The 10th inning that resulted in the White Sox falling to the Reds, 1-0, on Wednesday at Great American Ball Park was much more complicated than what initially played out.
Closer Liam Hendriks entered the game in the bottom of the ninth in a two-out, bases-loaded situation, while Jake Lamb replaced Andrew Vaughn in left field as part of a double switch. It took five pitches for Hendriks to get the White Sox out of the inning and into the dugout, where he grabbed a helmet with the game in a scoreless tie.
Since Vaughn had recorded the final out in the top of the ninth, Hendriks -- who had taken Vaughn's spot in the lineup -- took second base to start the 10th as Chicago’s automatic runner, with Yasmani Grandal at the plate.
Last season, MLB implemented the extra-inning rule, which states that a runner will start each half-inning on second base. The player who made the last out in the prior inning will be the automatic runner, though if that player is a pitcher, teams are allowed to select the preceding hitter in the lineup to be the runner at second.
The White Sox coaching staff was unaware that that No. 4 hitter José Abreu was an option to be the automatic runner, instead of Hendriks running the bases in the top of the 10th.
"I didn't know that," manager Tony La Russa said. "We all thought Liam was gonna be the runner and that's who I wanted, because if you wanted to double switch to keep him in the game -- if you look at Abreu, Moncada and so forth, that's not who you want to double switch out of the game. So I wasn't aware that Abreu could run. I thought it had to be the guy who made the last out, or [his] spot in the order."
The White Sox fell to 0-3 in extra-inning games this season, while the Reds improved to 5-2.
“Yeah, we did know that," Cincinnati manager David Bell said of the rule. "The league made it really clear that was going to be a new rule in Spring Training. ... There’s a lot to think about in those extra-inning games. They are fun to be a part of, definitely to watch, but there’s a lot going on."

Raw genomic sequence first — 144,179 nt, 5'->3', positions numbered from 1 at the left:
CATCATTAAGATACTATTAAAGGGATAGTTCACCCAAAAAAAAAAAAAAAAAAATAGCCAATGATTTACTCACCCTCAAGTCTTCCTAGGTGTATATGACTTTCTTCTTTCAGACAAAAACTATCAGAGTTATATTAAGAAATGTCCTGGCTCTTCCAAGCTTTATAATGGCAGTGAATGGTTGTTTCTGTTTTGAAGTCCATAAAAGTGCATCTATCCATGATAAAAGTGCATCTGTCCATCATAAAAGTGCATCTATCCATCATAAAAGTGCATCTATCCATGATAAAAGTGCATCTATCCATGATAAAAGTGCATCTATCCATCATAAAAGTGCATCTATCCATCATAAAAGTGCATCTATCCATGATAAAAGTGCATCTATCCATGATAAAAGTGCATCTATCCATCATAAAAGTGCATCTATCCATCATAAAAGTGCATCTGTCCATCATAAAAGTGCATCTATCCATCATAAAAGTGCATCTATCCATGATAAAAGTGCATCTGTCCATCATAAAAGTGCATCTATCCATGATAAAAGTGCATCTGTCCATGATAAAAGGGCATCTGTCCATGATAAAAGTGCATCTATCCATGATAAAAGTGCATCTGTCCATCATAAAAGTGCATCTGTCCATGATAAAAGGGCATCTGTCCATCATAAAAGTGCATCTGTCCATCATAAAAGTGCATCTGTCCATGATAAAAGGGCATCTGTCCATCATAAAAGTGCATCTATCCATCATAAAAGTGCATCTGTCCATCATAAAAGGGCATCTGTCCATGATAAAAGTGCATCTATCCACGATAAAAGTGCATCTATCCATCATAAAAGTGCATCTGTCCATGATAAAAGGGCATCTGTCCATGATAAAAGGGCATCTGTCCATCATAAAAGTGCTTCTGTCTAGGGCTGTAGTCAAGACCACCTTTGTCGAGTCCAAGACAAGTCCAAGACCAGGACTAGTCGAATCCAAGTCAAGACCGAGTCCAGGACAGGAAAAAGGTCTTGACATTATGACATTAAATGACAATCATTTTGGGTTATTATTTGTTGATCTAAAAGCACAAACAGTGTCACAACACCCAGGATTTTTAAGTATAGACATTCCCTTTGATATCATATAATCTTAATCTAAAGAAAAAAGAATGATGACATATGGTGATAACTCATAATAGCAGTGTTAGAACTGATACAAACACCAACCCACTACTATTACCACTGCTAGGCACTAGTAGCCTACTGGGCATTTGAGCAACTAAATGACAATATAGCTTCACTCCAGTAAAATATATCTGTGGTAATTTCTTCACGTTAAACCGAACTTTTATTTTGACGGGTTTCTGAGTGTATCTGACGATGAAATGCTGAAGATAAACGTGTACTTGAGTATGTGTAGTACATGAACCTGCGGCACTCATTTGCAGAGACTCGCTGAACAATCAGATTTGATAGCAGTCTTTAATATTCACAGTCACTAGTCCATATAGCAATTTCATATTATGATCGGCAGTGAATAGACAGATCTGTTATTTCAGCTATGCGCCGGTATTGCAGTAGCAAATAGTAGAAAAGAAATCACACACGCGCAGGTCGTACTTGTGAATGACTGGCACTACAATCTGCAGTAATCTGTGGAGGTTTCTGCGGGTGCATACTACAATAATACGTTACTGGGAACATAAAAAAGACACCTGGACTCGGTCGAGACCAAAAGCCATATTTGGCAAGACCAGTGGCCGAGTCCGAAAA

Hendriks represented the closest opportunity the White Sox had to scoring in the entire game. After Grandal worked a leadoff walk, Leury García grounded into a fielder's choice, with Grandal retired at second and Hendriks advancing to third.
But the situation looked promising: One out with runners on the corners for Billy Hamilton. But García was thrown out as he attempted to steal second on a 1-2 pitch.
"Well, he can run and they were playing the infield in. We wanted to be aggressive and they threw him out,” La Russa said on the decision to give García the green light to steal. “We tried to be aggressive all day long, we just couldn't get it in that situation."
Hamilton swung through the next pitch and slammed his bat on the ground when home-plate umpire Sam Holbrook closed his fist to call the strikeout. The White Sox lost the game in the bottom half of the inning with Jesse Winker hitting a line drive to Hamilton in center that scored Tucker Barnhart.
“This one's tough. You want to win every game, and we're putting ourselves in positions to win the game,” Dallas Keuchel said. "It is what it is. Some unfortunate events that have happened in some of these losses ... we're all trying to be perfect. Achieving perfection is the hardest thing to do in this sport. We're going to continue to try to strive for it each and every game, but I'll take heartbreaking losses rather than getting blown out.”
Keuchel was tasked with following Dylan Cease’s impeccable start Tuesday night with magic of his own. While Keuchel was 0-for-2 at the plate, he went head-to-head with Reds starter Sonny Gray in nearly identical outings of two hits over seven scoreless innings.
By textbook definition, Keuchel made a quality start: Seven innings, no runs, three walks and one strikeout. The southpaw didn’t overpower the strike zone, but his 14 groundouts did keep the Reds, who lead MLB with 43 home runs, inside the park.
It was Chicago's offense, however, that couldn’t back up Keuchel’s outing with quality at-bats.
Both starters gave way to the bullpen in the eighth, with Tejay Antone taking the mound for Gray and Yermín Mercedes pinch-hitting for Keuchel to start the inning. Mercedes struck out and Tim Anderson followed up with a strikeout of his own to put the White Sox at 10 punchouts through eight innings.
Nine White Sox hitters were retired consecutively by Gray between the third and sixth innings, with four successive batters going down via strikeout. Chicago did not record an extra-base hit in its 30 at-bats, with the farthest hit ball going 281 feet to right field off the bat of Nick Madrigal.